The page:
HOW TO: Locate the ESN | IMEI | MEID (Unique Serial Number Identifier) On A Device

When activating a new device yourself, you will be asked for the ESN, IMEI, or MEID of the device. This is simply the serial number used by your carrier to uniquely identify your device. If you don't know where to find it, you've come to the right place. There are several places to look. Some of these places will depend on the type of device you're using.

Any Device
Original Packaging
The first place to look, no matter what type of device you have, is on the package it came in. Most boxes feature the serial number prominently, because a lot of retail stores try to scan in the serial number when you purchase the device. Of course, if you threw away the packaging or have a used or refurbished device, this might not be an option.

Under the Battery
If your device is a phone, WiFi Hotspot, or one of the few tablets with an accessible battery, try looking around or under the battery.
- Turn off your device
- Remove the battery cover and look for the label
- If you still don't see it, remove the battery and look underneath

Android Devices
From the Home Screen, go to Settings -> About Phone | Tablet | Device -> Status.

iPhone | iPad
Go to Settings -> General -> About

The iPhone 3, iPhone 3GS, iPhone 4, and iPhone 4S all call it the IMEI/IMEID. It's printed on the SIM card tray.

The MEID for the iPhone 4 is a 14-digit number.
The MEID for the iPhone 4S is a 14-digit combination of letters and numbers.

The iPhone 5 also calls it the MEID. It will be the first 14 digits of the 15-digit number engraved on the case.

Stay tuned for more info about Windows 8 phones. We're researching this one. So far, all we've found is that there's a label under the battery, like most other devices.

HOW TO: Activate a Pre-Paid Virgin Mobile Phone

Virgin Mobile's phone activation process is very easy and straight-forward, once you understand the proper sequence of events. The first couple of times we did this, we got the sequence wrong and ended up calling Customer Support to bail us out (which they did). Now, we get it right every time because it's posted here on the Digital Playbook.

NOTE: If you are activating a Broadband2Go device (aka Hotspot), please refer to the documentation that came with your device. It has vastly different instructions from these steps.

Things you will need:
- Virgin Mobile phone
- Internet-connected device (your home computer will do nicely)
- Hex MEID (where to find this)
- Payment method (credit/debit card, top-up card, or PayPal)

1. From an Internet-connected device (such as your home computer, netbook or tablet), point your browser to Virgin's mobile website and select your country. This takes you to the appropriate local Virgin Mobile website for your location.

2. Select Activate. This is located in different places for each country, so you might want to use your browser's FIND function (Ctrl-F). You are then prompted to select one of the following options. If you are activating a WiFi Mobile Hotspot, STOP HERE. These steps will not work for those devices. Check the documentation that came with your Hotspot. We'll be posting as many as we can in the very near future, so keep your eyes out for that page.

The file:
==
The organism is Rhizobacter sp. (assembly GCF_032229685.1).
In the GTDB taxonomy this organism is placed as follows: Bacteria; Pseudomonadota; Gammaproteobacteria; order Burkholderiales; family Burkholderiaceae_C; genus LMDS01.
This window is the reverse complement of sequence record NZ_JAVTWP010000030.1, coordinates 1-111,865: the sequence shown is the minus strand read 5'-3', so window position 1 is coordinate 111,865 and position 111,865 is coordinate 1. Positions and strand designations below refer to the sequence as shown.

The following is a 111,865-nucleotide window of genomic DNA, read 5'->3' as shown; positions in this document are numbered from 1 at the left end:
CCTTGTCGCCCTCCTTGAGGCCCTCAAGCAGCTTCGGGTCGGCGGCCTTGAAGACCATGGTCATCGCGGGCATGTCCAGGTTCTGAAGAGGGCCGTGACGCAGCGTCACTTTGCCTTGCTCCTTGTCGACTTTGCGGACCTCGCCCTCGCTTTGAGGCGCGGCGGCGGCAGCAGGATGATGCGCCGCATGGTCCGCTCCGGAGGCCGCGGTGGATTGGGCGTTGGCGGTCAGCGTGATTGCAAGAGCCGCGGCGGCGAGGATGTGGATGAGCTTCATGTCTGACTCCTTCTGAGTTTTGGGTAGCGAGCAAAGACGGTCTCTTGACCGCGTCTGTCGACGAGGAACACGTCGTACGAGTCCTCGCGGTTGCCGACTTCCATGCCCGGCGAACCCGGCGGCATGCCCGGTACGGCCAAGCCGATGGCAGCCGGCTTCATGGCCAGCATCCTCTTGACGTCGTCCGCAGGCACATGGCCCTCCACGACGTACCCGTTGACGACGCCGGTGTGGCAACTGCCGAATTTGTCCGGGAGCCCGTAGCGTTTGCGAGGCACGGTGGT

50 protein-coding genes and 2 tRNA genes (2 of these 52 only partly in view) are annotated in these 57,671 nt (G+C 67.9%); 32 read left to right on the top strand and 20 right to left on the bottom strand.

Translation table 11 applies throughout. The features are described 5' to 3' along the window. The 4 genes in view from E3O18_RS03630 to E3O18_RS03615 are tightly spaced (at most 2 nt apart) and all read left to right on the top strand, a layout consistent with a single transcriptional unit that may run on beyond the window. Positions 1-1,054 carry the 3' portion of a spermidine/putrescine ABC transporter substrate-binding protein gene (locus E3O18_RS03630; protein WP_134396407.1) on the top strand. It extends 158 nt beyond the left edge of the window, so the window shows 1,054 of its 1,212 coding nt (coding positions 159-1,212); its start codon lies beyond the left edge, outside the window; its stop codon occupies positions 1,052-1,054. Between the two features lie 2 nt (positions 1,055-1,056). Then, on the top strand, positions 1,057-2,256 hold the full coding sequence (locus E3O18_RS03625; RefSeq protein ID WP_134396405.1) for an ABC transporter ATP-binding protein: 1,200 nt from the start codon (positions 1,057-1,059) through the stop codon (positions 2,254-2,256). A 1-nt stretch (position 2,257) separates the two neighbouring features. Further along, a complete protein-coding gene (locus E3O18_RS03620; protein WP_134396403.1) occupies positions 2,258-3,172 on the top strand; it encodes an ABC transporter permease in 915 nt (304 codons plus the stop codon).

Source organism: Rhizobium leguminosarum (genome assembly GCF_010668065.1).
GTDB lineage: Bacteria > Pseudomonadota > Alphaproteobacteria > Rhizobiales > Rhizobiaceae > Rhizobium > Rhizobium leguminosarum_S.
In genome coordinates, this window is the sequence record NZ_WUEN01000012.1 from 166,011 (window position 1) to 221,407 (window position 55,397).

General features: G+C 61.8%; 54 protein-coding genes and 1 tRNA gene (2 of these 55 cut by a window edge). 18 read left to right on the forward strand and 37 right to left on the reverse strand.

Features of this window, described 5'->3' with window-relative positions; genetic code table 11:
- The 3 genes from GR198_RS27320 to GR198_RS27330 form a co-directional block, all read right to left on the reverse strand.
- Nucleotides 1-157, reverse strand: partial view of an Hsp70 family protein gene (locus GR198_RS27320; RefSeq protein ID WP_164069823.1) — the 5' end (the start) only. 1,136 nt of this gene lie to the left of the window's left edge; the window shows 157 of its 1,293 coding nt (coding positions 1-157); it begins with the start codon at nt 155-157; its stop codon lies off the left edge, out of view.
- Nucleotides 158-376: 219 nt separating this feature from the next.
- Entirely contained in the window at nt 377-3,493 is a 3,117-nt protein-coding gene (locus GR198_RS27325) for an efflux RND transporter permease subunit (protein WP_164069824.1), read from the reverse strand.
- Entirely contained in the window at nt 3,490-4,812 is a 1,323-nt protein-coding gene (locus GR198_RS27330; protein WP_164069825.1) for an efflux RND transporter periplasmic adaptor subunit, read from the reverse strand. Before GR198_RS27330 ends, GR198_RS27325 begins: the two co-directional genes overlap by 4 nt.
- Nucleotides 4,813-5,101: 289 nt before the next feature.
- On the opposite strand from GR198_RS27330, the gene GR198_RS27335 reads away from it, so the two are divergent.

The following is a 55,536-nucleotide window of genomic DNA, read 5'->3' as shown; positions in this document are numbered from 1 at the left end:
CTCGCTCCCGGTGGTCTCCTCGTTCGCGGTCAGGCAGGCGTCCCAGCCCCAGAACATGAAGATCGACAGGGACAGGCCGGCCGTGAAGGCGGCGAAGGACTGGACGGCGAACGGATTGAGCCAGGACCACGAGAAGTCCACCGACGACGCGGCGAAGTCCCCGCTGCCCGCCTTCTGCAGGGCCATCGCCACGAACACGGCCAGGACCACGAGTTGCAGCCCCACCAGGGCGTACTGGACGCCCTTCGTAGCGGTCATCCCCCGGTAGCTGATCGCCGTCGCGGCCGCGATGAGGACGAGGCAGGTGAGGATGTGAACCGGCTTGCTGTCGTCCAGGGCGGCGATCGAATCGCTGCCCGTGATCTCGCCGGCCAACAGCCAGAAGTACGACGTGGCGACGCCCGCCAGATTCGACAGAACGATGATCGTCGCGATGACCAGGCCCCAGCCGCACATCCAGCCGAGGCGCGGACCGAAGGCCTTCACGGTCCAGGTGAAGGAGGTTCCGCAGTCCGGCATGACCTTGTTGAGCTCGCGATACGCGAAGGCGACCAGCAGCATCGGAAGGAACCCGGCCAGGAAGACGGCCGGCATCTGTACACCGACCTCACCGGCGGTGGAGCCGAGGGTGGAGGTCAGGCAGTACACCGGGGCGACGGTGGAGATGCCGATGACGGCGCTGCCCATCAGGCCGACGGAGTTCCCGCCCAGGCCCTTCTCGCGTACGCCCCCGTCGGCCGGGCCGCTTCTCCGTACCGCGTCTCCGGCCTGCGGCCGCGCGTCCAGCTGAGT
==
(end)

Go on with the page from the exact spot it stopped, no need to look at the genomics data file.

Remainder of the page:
3. Provide the required information on each screen and click. The required information also differs by country. Basically, they want to know who and where you are, and the identity (MEID) of the device you want to activate.
If you forget to fill in a required field, you'll see the same screen. Scroll to the top and read the red messages, which tell you which fields you missed. Once you've provided all the information required by a screen, it will successfully advance to the next screen when you clickagain.

4. A couple of screens later, you'll get a successful activation message. At this point, you can choose to add money to your new account. If you decide to do this, be sure you select the correct payment type and fill in all the required information. Again, you will get a success message once your payment has been recorded by Virgin Mobile.

5. Write down your new MSID & phone number. You'll get a confirmation text message, but it's a good idea to write them down now anyway. Be sure to write down the PIN you chose, as well. Virgin Mobile uses your phone number and PIN to uniquely identify you whenever you have any dealings with them, such as when you call Customer Support.

6. Turn on the device, if it's not already on.

7. From the Home screen, find and press the Activate icon. It looks like a red power button symbol. In a few seconds or so, your device activation will be complete. Another message will appear, this time on your newly-activated device. If you've added money to the account, you can now use your new device.

Congratulations! You have successfully activated your device. Now, go forth and bog it down with apps! Need some suggestions? Check out our list of Must-Have Apps for Android, iPhone/iPad (Coming Soon), and Windows (Coming Soon) devices.

Sunday, November 11, 2012

HOW TO: Connect to FREE Hotspots from any WiFi-enabled device

It seems nearly every business and many cities offer free hotspots these days. Connecting to them is not always as straightforward as it might seem, however. We spent many a minute trying to troubleshoot connections before realizing what was going on. Once we figured that out, we came up with the following steps, which we always follow when using someone else's internet connection.

- First, make sure you are connected to the correct hotspot. It doesn't hurt to ask someone for the correct name of the hotspot you wish to use. If it's password protected, make sure you spell it exactly the way it is given to you. Passwords are ALWAYS case-sensitive.

- Next, open a browser to your favorite website. The actual site doesn't matter. It will likely be hijacked by your host. Don't panic. This is normal. Most free hotspots require you to agree to their Terms of Use, and some even require a valid email address, before they will allow you to use their internet connection. Some make you figure out the two-word code before allowing you to proceed. Usually, the host simply wants to make sure you're not a robot and you're not doing something illegal. Some government hosts have more stringent terms, like restricting your use to a specific purpose.  We recommend you read the entire user agreement before you click the 'OK' button.

- When the host site does give you the green light, usually a new page welcoming you to their free hotspot site, you are free to move about the cabin. At this point, the host will grant access to your applications. Now's the time to launch the app(s) you want to run.